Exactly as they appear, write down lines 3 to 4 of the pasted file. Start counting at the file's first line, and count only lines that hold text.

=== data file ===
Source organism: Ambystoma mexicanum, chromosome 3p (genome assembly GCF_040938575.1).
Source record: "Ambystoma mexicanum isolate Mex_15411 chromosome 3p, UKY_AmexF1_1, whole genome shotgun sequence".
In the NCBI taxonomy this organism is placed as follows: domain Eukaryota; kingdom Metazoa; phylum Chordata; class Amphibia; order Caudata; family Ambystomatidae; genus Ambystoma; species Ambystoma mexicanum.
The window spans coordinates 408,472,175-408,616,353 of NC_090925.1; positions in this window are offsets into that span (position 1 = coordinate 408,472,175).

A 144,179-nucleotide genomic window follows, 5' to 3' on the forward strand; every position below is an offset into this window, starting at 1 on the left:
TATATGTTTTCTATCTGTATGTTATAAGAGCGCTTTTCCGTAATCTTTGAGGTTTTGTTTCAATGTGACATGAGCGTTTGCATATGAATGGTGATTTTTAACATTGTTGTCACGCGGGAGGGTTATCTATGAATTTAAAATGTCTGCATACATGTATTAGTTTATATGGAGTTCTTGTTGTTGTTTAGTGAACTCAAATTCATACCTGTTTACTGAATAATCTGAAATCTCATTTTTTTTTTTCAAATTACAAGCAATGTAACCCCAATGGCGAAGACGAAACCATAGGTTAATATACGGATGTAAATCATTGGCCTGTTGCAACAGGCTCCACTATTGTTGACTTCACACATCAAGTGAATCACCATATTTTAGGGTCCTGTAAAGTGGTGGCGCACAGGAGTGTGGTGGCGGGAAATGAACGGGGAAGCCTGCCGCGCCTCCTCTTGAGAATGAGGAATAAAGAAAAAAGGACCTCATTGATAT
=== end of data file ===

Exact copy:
In the NCBI taxonomy this organism is placed as follows: domain Eukaryota; kingdom Metazoa; phylum Chordata; class Amphibia; order Caudata; family Ambystomatidae; genus Ambystoma; species Ambystoma mexicanum.
The window spans coordinates 408,472,175-408,616,353 of NC_090925.1; positions in this window are offsets into that span (position 1 = coordinate 408,472,175).